Something scary is happening! Tomorrow at this time, I will be landing in Morocco. Fez, Morocco! I will get off the plane and say good morning, “Sabah behkrer!” to the cab driver, who my hotel has arranged to pick me up and guide me through the winding streets of the Medina, or the medieval walled city of Fez. I have a calendar drawn in the cover of my journal, starting on August 12th, the day I left home, and ending on December 15th, the day I fly into Chicago. There is a big circle drawn on tomorrow, for it represents the day that part 2 of my adventure begins. A two weeks ago, the circle was two weeks away and it wasn’t scary at all. But now, the circle is tomorrow. It’s a little scary, I have to admit. I mean, I should be brave by now, having survived 3 weeks in Europe by myself, but tomorrow is my first day outside of a Western nation. On Thursday I meet my host family and take a placement test in Arabic. I’ve hardly been able to enjoy my last days here in St. Malo because I’ve been studying. But for now, during this hour-long train ride to Rennes, I want to take some time and write a little about my trip to Europe.
Geneva, my first city, was my favorite of the trip. It reminded me of Madison. It just had that cool, diverse feeling, and I know why. Geneva is where the European branch of the UN is located and they have a lot of immigrants of different cultures. Visiting the UN in Geneva was very inspiring: since I decided on my major, my big, big career goal in life is to work for the UN, and the tour just fueled my dream even more. In one room we viewed on the tour, there was a very inspiring painting on the wall. A mother was standing on a pair of cannons holding her child to the sky, wishing for a warless world for the future generation. Though the current generation Americans and the other English-speaking tourists live in a world where war is such an abstract concept, the tour guide told stories of when he gave Vietnamese or Korean or Middle Eastern families tours: this painting meant a lot to them. For all these people, the artists’ beautiful wish is still a dream. Many of the people on these tours do remember war and have lived in a time where there countries were thrown in to chaos because of a war. For the Vietnamese and Korean grandparents and the Arab parents and children, a world with wars is very real and fresh in their memories. A lot of these people were once in the same shoes as the woman in the painting. At one point in their lives, or currently for some of them, they could only imagine a world of peace. Some of these people have gotten their wish for the children, but others are still dreaming and waiting. So . . . let’s all work really hard for peace, so our children and grandchildren don’t even have to watch war on the news. 🙂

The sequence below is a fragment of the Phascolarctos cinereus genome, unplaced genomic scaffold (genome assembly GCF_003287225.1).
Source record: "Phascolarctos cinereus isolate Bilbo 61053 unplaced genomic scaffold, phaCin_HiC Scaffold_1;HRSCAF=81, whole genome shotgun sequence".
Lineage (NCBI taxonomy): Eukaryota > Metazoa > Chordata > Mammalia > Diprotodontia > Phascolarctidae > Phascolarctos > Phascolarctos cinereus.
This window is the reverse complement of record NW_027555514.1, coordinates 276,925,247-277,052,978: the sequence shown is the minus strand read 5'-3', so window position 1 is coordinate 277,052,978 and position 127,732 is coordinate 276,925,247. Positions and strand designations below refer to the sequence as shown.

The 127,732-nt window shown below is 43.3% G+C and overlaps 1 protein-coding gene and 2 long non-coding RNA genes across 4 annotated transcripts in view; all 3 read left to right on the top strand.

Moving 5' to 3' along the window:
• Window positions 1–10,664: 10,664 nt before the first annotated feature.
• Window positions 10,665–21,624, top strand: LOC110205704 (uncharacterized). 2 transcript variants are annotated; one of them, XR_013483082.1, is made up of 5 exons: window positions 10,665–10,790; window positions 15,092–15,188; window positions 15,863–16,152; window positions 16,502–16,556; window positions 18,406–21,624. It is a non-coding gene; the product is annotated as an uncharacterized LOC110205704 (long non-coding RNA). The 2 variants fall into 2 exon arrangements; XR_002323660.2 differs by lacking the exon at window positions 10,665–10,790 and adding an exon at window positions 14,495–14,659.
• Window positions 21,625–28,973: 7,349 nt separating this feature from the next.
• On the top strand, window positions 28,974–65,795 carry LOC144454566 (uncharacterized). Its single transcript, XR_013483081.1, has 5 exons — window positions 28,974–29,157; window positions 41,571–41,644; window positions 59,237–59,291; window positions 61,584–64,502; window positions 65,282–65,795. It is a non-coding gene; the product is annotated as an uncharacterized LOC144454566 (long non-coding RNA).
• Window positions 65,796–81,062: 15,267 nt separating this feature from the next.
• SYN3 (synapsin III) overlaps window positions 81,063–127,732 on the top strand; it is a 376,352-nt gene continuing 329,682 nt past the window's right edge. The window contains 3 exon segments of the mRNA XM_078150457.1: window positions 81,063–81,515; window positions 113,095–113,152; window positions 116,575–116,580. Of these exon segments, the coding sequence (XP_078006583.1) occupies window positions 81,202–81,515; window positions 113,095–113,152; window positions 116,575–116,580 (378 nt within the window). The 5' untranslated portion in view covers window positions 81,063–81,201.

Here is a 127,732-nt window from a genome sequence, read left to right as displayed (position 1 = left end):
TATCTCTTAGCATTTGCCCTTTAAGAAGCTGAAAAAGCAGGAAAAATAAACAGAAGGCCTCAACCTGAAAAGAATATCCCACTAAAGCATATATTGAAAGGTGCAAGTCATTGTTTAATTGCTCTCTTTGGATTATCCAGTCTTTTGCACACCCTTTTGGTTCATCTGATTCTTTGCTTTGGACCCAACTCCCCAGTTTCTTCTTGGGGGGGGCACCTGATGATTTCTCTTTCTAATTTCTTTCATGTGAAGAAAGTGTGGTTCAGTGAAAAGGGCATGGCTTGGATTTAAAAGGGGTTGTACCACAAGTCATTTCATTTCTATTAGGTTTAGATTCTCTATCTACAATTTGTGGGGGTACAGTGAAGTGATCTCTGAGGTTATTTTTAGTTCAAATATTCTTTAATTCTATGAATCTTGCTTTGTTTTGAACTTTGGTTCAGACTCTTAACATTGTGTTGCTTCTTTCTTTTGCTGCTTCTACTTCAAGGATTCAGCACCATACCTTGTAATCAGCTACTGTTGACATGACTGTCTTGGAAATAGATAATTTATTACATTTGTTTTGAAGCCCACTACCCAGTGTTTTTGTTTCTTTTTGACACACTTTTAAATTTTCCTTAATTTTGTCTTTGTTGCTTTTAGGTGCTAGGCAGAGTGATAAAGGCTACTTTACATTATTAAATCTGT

Also during my trip to Geneva, I took a day trip and went to my first and favorite chateau of the trip: Le Chateau de Chillon, in Monreux, about an hour north of Geneva. It was a beautiful, blue day by the lake. Looking out the window of the tower, all I could see around me was blue. The mountains were colored blue from the lake, but a cute white sailboat added a bit of contrast. One thing that I really enjoyed about being in Europe was how old everything is. In Madison, it’s lucky to find a building older than 250 years, but the construction of this castle started a thousand years ago! In Montreux, I also got to meet Freddie Mercury, or at least the statue that commemorates him, but that’s pretty close to the real thing . . .